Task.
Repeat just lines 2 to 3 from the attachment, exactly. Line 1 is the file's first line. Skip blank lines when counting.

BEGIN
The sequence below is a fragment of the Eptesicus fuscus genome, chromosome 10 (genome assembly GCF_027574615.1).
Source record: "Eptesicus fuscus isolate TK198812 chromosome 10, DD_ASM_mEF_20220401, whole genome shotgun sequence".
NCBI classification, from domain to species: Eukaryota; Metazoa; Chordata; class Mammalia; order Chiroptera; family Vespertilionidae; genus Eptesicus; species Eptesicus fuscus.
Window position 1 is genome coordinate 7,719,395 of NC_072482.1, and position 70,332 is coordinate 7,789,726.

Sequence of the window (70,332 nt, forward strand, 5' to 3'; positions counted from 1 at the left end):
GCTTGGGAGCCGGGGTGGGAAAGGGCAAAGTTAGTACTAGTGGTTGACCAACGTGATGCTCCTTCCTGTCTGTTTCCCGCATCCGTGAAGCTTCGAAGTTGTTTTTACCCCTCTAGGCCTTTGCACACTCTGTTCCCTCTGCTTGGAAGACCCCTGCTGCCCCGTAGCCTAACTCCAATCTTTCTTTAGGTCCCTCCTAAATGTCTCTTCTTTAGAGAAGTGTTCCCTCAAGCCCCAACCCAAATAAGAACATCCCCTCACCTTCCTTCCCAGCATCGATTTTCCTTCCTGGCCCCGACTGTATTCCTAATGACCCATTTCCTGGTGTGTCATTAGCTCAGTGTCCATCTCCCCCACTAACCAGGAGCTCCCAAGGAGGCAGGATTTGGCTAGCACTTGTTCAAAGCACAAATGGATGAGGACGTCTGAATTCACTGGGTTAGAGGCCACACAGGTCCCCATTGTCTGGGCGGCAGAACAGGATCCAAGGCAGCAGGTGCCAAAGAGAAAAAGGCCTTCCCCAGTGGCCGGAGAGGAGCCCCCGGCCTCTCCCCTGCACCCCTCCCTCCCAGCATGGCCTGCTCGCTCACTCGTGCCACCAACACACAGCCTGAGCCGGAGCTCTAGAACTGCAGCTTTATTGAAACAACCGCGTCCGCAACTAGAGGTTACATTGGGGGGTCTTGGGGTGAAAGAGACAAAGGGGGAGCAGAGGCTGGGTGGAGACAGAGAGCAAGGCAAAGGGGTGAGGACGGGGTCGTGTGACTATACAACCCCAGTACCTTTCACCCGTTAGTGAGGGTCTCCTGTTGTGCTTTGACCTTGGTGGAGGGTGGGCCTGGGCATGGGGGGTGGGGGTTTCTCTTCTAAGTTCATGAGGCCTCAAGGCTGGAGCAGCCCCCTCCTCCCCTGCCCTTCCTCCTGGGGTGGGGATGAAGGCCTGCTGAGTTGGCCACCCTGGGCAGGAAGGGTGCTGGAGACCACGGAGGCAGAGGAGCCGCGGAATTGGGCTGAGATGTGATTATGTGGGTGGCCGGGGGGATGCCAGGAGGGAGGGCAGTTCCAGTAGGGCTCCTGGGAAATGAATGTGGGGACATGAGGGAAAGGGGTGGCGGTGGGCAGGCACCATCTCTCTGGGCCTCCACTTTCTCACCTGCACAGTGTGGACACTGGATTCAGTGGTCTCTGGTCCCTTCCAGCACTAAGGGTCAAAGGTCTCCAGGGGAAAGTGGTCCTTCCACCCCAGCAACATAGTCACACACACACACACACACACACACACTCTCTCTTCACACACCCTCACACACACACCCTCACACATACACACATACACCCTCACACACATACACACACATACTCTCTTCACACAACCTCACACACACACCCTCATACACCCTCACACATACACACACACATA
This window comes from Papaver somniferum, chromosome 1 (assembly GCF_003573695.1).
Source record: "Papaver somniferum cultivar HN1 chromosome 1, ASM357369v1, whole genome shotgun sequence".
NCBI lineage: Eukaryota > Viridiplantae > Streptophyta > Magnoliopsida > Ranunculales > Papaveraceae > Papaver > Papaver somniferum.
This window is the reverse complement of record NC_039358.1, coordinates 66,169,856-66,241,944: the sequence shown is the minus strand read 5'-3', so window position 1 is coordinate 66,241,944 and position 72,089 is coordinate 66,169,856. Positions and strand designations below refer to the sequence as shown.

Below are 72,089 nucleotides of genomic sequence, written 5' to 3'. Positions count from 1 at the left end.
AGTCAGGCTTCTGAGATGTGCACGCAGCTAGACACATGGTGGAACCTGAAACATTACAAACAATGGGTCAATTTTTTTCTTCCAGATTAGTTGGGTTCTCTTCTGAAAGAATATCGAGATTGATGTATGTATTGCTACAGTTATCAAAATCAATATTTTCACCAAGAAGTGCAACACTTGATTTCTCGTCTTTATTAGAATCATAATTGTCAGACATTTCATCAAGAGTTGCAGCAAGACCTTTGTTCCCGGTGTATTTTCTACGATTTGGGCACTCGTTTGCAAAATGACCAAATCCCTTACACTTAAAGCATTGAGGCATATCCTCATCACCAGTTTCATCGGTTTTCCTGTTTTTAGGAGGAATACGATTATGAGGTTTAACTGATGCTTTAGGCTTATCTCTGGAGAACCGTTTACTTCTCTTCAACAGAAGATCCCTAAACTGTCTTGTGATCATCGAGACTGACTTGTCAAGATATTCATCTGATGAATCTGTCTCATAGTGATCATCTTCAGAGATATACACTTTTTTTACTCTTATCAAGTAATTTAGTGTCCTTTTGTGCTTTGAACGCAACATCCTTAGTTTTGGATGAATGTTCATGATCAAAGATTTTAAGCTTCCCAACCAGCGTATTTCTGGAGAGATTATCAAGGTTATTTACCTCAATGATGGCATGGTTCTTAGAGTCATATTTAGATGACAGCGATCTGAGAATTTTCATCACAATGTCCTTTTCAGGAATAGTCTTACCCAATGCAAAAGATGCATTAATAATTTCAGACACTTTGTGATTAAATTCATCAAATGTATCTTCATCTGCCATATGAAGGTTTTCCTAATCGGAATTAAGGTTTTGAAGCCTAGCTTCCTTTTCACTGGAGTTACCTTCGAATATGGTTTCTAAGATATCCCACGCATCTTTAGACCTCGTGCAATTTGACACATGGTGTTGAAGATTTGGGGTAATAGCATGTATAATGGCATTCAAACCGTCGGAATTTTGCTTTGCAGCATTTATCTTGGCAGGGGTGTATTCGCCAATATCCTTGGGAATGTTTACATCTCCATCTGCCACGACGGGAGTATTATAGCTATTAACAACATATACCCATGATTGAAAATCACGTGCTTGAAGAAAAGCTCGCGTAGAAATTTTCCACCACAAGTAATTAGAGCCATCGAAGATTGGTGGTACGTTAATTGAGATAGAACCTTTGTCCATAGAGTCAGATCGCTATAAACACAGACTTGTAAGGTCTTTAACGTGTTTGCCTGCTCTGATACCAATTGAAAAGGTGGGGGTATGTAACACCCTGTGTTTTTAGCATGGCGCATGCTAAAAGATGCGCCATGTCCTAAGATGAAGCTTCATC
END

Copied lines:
Source record: "Eptesicus fuscus isolate TK198812 chromosome 10, DD_ASM_mEF_20220401, whole genome shotgun sequence".
NCBI classification, from domain to species: Eukaryota; Metazoa; Chordata; class Mammalia; order Chiroptera; family Vespertilionidae; genus Eptesicus; species Eptesicus fuscus.